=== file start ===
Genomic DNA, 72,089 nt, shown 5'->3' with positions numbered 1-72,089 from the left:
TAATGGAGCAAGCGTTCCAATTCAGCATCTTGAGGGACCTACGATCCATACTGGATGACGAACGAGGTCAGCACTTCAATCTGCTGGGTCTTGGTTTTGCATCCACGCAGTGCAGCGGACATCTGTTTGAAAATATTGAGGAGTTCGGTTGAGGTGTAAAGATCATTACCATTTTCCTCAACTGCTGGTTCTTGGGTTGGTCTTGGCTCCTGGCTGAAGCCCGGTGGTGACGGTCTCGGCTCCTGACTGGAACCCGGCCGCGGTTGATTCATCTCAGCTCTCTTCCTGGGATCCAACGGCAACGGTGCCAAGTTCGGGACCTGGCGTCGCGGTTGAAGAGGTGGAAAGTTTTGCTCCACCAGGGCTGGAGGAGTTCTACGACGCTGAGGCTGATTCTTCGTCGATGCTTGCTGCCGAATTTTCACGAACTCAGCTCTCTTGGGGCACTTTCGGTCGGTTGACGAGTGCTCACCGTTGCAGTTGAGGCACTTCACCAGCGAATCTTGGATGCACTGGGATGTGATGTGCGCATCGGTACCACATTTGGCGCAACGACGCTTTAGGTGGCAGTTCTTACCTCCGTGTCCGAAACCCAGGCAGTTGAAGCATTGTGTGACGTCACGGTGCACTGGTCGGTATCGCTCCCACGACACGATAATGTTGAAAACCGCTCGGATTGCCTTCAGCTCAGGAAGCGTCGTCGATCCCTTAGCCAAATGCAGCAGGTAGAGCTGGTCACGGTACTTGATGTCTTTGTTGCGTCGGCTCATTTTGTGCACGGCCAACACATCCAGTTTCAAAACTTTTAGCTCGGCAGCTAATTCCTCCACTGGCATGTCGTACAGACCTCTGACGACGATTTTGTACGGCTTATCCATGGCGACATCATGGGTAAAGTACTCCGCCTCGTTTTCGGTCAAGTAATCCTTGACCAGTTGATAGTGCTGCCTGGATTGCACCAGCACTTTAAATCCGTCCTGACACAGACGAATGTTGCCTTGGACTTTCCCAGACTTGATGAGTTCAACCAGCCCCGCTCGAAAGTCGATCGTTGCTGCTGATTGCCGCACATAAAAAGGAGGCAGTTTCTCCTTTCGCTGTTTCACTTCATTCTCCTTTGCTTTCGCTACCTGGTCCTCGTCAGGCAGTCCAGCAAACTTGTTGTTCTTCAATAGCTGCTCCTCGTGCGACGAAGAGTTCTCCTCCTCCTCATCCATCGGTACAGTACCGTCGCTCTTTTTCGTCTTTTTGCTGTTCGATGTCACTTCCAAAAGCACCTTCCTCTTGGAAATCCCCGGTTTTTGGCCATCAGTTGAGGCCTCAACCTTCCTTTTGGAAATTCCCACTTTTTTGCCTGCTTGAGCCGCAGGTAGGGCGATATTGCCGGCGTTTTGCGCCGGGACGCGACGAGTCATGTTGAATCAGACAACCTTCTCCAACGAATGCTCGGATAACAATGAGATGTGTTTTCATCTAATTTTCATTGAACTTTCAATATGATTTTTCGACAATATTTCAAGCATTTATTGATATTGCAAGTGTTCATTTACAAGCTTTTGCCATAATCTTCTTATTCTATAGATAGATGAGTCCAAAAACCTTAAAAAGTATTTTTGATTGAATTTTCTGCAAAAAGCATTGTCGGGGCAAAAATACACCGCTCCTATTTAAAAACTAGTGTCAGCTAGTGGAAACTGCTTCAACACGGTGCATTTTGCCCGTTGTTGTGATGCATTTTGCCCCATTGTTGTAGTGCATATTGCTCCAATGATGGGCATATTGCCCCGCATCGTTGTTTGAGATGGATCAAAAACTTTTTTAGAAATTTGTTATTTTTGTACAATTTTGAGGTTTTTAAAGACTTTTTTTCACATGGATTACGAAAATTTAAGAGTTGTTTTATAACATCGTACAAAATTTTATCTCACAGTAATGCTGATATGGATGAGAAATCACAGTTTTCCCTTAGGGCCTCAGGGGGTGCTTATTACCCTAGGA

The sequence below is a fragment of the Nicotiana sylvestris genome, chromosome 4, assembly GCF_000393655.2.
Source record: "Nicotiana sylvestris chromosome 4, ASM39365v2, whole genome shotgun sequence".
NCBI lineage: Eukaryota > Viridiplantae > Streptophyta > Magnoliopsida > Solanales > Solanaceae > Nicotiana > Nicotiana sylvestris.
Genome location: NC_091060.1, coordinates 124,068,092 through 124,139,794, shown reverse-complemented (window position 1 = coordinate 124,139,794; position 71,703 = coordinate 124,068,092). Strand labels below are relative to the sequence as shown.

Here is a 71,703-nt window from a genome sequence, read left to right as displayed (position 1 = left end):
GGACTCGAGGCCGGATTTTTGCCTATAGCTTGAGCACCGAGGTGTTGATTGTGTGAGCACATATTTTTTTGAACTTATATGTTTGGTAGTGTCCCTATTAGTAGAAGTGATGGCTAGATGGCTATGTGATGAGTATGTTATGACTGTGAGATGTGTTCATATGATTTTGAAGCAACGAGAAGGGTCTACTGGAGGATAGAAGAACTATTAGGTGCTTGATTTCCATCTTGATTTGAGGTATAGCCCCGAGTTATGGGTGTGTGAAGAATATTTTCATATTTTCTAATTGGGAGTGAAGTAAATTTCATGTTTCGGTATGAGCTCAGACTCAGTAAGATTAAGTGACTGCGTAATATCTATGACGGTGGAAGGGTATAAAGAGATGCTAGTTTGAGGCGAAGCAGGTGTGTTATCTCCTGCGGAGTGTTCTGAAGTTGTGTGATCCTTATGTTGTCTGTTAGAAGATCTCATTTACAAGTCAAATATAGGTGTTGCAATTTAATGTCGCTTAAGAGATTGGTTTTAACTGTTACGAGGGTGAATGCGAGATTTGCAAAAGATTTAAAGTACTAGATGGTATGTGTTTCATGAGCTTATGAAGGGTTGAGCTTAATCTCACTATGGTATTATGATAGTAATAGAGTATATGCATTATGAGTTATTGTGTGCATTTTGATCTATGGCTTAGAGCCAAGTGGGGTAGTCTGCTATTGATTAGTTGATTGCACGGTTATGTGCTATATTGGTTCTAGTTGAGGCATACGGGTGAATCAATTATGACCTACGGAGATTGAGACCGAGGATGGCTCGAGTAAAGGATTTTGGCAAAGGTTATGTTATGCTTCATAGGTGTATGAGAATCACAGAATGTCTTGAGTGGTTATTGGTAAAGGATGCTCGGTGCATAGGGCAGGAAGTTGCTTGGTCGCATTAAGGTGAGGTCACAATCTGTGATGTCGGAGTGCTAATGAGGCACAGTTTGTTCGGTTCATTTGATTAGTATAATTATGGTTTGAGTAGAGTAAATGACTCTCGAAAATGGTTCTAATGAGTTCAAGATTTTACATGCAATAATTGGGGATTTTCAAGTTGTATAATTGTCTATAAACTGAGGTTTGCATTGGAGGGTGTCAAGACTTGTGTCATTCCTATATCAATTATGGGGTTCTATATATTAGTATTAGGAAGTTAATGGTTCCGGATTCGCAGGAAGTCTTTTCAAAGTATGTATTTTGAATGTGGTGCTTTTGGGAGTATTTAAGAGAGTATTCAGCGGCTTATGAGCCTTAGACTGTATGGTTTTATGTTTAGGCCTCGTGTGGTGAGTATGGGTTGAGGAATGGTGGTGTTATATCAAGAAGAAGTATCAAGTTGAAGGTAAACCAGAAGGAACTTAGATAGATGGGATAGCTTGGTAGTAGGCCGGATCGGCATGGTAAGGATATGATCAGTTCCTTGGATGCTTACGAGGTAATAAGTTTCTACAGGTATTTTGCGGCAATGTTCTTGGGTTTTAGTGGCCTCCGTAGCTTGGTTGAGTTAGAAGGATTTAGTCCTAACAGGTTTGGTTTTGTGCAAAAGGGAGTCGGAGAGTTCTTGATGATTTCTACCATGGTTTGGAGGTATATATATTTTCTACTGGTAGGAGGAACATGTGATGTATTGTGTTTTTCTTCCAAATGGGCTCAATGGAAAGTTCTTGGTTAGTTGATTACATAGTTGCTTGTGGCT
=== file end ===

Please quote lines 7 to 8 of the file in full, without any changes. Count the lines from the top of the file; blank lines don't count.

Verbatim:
Here is a 71,703-nt window from a genome sequence, read left to right as displayed (position 1 = left end):
GGACTCGAGGCCGGATTTTTGCCTATAGCTTGAGCACCGAGGTGTTGATTGTGTGAGCACATATTTTTTTGAACTTATATGTTTGGTAGTGTCCCTATTAGTAGAAGTGATGGCTAGATGGCTATGTGATGAGTATGTTATGACTGTGAGATGTGTTCATATGATTTTGAAGCAACGAGAAGGGTCTACTGGAGGATAGAAGAACTATTAGGTGCTTGATTTCCATCTTGATTTGAGGTATAGCCCCGAGTTATGGGTGTGTGAAGAATATTTTCATATTTTCTAATTGGGAGTGAAGTAAATTTCATGTTTCGGTATGAGCTCAGACTCAGTAAGATTAAGTGACTGCGTAATATCTATGACGGTGGAAGGGTATAAAGAGATGCTAGTTTGAGGCGAAGCAGGTGTGTTATCTCCTGCGGAGTGTTCTGAAGTTGTGTGATCCTTATGTTGTCTGTTAGAAGATCTCATTTACAAGTCAAATATAGGTGTTGCAATTTAATGTCGCTTAAGAGATTGGTTTTAACTGTTACGAGGGTGAATGCGAGATTTGCAAAAGATTTAAAGTACTAGATGGTATGTGTTTCATGAGCTTATGAAGGGTTGAGCTTAATCTCACTATGGTATTATGATAGTAATAGAGTATATGCATTATGAGTTATTGTGTGCATTTTGATCTATGGCTTAGAGCCAAGTGGGGTAGTCTGCTATTGATTAGTTGATTGCACGGTTATGTGCTATATTGGTTCTAGTTGAGGCATACGGGTGAATCAATTATGACCTACGGAGATTGAGACCGAGGATGGCTCGAGTAAAGGATTTTGGCAAAGGTTATGTTATGCTTCATAGGTGTATGAGAATCACAGAATGTCTTGAGTGGTTATTGGTAAAGGATGCTCGGTGCATAGGGCAGGAAGTTGCTTGGTCGCATTAAGGTGAGGTCACAATCTGTGATGTCGGAGTGCTAATGAGGCACAGTTTGTTCGGTTCATTTGATTAGTATAATTATGGTTTGAGTAGAGTAAATGACTCTCGAAAATGGTTCTAATGAGTTCAAGATTTTACATGCAATAATTGGGGATTTTCAAGTTGTATAATTGTCTATAAACTGAGGTTTGCATTGGAGGGTGTCAAGACTTGTGTCATTCCTATATCAATTATGGGGTTCTATATATTAGTATTAGGAAGTTAATGGTTCCGGATTCGCAGGAAGTCTTTTCAAAGTATGTATTTTGAATGTGGTGCTTTTGGGAGTATTTAAGAGAGTATTCAGCGGCTTATGAGCCTTAGACTGTATGGTTTTATGTTTAGGCCTCGTGTGGTGAGTATGGGTTGAGGAATGGTGGTGTTATATCAAGAAGAAGTATCAAGTTGAAGGTAAACCAGAAGGAACTTAGATAGATGGGATAGCTTGGTAGTAGGCCGGATCGGCATGGTAAGGATATGATCAGTTCCTTGGATGCTTACGAGGTAATAAGTTTCTACAGGTATTTTGCGGCAATGTTCTTGGGTTTTAGTGGCCTCCGTAGCTTGGTTGAGTTAGAAGGATTTAGTCCTAACAGGTTTGGTTTTGTGCAAAAGGGAGTCGGAGAGTTCTTGATGATTTCTACCATGGTTTGGAGGTATATATATTTTCTACTGGTAGGAGGAACATGTGATGTATTGTGTTTTTCTTCCAAATGGGCTCAATGGAAAGTTCTTGGTTAGTTGATTACATAGTTGCTTGTGGCT